CAN’s international support has grown out of relationships that it has developed over the years.

The Stop the War Coalition and the National Union of Students have supported CAN since its beginning. Jeremy Corbyn, British Labor MP and a Stop the War steering committee member gave the keynote address at CAN’s founding conference in Washington, D.C., on January 17, 2003. Helen Salmon of NUS also spoke in D.C., and Omar Waraich of British Students Stop the War addressed CAN’s national conference in November 2003 in Chicago.

CAN has responded to international invitations to participate in events in Paris (the 2003 European Social Forum and 2004 protests); Iraq (2004 peace delegation); St. Petersburg (2004 conference); London (delegate to the 2005 London International Peace Conference) and this year at the World Social Forum in Caracas.

In December, CAN supported the international call, led by the Stop the War Coalition, for mass demonstrations in major cities marking the third anniversary of the war.

In contrast, UFPJ pointedly refused to do so at the London conference. Judith LeBlanc, UFPJ’s Co-Director, said that it was instead looking to a mass demo in late April, with an eye toward the 2006 Congressional elections (as we know, after stating that it would refuse to work with ANSWER, UFPJ organized a mass march and festival, without the traditional rally, in New York City on April 29).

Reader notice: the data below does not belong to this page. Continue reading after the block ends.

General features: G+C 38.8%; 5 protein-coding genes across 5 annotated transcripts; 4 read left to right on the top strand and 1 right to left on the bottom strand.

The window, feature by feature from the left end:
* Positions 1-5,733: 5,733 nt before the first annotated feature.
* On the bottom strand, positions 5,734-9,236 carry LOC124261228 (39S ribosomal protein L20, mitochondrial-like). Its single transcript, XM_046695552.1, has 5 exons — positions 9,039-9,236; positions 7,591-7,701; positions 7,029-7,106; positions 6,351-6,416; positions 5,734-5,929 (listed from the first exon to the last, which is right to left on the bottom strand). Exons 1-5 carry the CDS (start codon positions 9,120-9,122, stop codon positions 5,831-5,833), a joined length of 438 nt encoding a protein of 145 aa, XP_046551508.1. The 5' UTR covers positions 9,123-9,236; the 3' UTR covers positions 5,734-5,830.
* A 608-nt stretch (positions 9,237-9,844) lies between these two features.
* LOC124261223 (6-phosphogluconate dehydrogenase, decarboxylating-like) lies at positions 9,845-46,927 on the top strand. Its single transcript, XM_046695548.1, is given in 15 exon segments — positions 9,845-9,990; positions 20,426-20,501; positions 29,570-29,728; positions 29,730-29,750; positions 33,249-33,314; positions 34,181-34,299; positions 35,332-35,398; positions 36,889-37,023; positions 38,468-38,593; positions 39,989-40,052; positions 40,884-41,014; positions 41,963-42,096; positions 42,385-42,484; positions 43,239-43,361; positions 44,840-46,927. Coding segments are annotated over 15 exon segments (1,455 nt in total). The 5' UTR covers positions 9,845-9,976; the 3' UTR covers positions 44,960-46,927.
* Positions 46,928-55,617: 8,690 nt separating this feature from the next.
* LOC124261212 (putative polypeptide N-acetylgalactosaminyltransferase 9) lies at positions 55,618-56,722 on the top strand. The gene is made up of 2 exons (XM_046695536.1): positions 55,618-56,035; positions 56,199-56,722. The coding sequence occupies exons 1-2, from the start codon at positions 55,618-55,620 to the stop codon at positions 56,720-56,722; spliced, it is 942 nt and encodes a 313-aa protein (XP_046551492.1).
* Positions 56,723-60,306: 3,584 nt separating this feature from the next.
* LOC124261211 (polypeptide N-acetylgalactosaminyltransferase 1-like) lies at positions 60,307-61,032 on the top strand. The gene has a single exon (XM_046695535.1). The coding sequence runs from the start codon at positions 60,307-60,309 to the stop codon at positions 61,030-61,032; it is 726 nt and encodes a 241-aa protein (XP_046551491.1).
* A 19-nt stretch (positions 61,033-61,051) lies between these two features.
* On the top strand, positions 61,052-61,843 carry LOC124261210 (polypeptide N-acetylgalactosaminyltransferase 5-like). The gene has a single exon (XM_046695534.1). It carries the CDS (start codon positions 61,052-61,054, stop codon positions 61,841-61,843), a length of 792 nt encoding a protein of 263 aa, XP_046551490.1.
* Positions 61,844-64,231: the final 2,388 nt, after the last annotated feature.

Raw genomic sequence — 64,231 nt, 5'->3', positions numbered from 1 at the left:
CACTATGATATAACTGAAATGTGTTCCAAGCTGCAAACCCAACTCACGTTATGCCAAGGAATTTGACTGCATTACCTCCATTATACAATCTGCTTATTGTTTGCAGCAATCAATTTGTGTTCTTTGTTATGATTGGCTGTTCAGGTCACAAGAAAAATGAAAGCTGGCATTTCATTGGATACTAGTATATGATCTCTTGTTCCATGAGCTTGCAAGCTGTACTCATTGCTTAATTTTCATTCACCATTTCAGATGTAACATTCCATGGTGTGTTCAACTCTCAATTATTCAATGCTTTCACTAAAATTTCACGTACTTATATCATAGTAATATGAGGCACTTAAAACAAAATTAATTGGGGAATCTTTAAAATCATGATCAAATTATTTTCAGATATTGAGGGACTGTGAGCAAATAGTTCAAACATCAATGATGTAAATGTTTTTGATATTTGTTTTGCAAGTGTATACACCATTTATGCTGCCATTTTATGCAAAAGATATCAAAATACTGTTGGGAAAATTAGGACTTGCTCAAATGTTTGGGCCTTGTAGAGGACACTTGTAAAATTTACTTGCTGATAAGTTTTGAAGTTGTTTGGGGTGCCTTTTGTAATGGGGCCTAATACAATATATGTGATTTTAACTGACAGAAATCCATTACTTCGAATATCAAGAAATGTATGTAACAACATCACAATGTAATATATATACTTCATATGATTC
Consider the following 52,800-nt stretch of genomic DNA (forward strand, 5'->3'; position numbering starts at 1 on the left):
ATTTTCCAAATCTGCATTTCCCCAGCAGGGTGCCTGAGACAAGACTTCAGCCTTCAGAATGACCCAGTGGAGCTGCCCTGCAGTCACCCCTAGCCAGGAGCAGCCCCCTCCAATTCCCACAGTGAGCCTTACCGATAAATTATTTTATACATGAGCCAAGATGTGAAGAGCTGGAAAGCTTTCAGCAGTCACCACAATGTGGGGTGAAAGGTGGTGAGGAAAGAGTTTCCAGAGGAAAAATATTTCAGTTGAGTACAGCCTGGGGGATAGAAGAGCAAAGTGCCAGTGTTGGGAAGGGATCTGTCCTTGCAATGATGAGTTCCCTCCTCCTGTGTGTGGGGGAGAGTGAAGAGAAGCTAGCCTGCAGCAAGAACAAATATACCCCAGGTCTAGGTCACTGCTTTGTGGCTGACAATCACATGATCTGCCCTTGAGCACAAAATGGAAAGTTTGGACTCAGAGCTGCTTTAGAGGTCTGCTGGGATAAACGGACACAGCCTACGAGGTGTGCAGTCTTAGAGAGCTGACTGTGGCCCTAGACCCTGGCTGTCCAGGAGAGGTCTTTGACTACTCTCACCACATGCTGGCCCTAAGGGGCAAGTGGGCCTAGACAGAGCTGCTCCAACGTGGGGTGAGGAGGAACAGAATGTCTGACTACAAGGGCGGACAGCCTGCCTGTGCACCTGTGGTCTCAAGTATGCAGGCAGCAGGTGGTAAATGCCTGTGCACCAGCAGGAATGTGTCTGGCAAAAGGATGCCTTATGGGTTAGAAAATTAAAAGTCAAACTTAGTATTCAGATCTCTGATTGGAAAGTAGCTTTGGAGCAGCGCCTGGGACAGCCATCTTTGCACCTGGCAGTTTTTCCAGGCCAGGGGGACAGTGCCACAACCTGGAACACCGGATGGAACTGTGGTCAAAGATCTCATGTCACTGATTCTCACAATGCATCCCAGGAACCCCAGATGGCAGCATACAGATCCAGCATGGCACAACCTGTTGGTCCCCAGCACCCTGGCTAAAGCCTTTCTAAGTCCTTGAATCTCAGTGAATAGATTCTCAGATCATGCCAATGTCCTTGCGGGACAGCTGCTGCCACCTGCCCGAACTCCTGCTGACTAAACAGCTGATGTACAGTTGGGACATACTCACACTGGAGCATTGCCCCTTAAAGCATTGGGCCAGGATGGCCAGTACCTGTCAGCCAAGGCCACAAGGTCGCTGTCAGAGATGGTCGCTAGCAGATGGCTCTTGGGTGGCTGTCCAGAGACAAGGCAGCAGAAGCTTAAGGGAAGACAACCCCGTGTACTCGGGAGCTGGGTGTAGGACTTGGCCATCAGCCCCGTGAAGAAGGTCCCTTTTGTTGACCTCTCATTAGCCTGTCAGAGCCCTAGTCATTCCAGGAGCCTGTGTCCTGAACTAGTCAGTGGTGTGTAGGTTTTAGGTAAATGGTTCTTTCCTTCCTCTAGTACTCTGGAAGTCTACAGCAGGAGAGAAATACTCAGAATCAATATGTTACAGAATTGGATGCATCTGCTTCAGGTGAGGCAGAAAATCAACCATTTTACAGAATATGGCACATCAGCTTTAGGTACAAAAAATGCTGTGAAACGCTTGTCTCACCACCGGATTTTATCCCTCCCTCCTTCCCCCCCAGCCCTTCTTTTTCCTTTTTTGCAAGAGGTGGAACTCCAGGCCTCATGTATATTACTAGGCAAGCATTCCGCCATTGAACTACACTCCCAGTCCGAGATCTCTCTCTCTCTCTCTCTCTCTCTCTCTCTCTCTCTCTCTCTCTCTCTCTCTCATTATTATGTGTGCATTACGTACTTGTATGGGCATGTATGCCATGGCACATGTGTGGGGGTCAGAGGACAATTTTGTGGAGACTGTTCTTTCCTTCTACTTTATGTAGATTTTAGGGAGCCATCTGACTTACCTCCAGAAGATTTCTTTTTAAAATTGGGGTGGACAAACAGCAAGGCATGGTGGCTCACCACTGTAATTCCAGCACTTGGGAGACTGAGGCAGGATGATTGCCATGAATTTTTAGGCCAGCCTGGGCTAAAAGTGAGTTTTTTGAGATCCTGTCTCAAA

CAN has also supported initiatives by non-student organizations in the U.S. In 2006, for example, it has endorsed the ExxonMobil War Boycott; the Walk to Redeem the Soul of America from Dallas to Crawford, Texas; and the “Don’t Attack Iran” petition initiated by Cindy Sheehan.

This followed a major collaboration with Military Out of Our Schools (MOOS-Bay) that brought 650 people to a joint counter-recruitment conference in San Francisco in October 2005. At that conference, CAN endorsed upcoming initiatives in December by other organizations, such as World Can’t Wait (an initiative that UFPJ refused to endorse.)

The big question now is where does the U.S. student movement go from here, after a year of protests against war and military recruitment, and after victories over repression at campuses coast to coast?

The answer to that question is up to students obviously. CAN has a strong record of success, and given that it is the democratic, grassroots national student antiwar network in the U.S., it will have a primary role in determining student priorities in 2006-2007.

Certainly, CAN has much work to do to stimulate and organize student activism at U.S. campuses. Unlike last year, though, we know this: It has proven allies, both in the U.S. and internationally, who will come to its aid when it faces the inevitable challenges that lie ahead.

CAN’s history in photos, with links to blogs that contain letters of support, can be found at Visit the Campus Antiwar Network on the Web at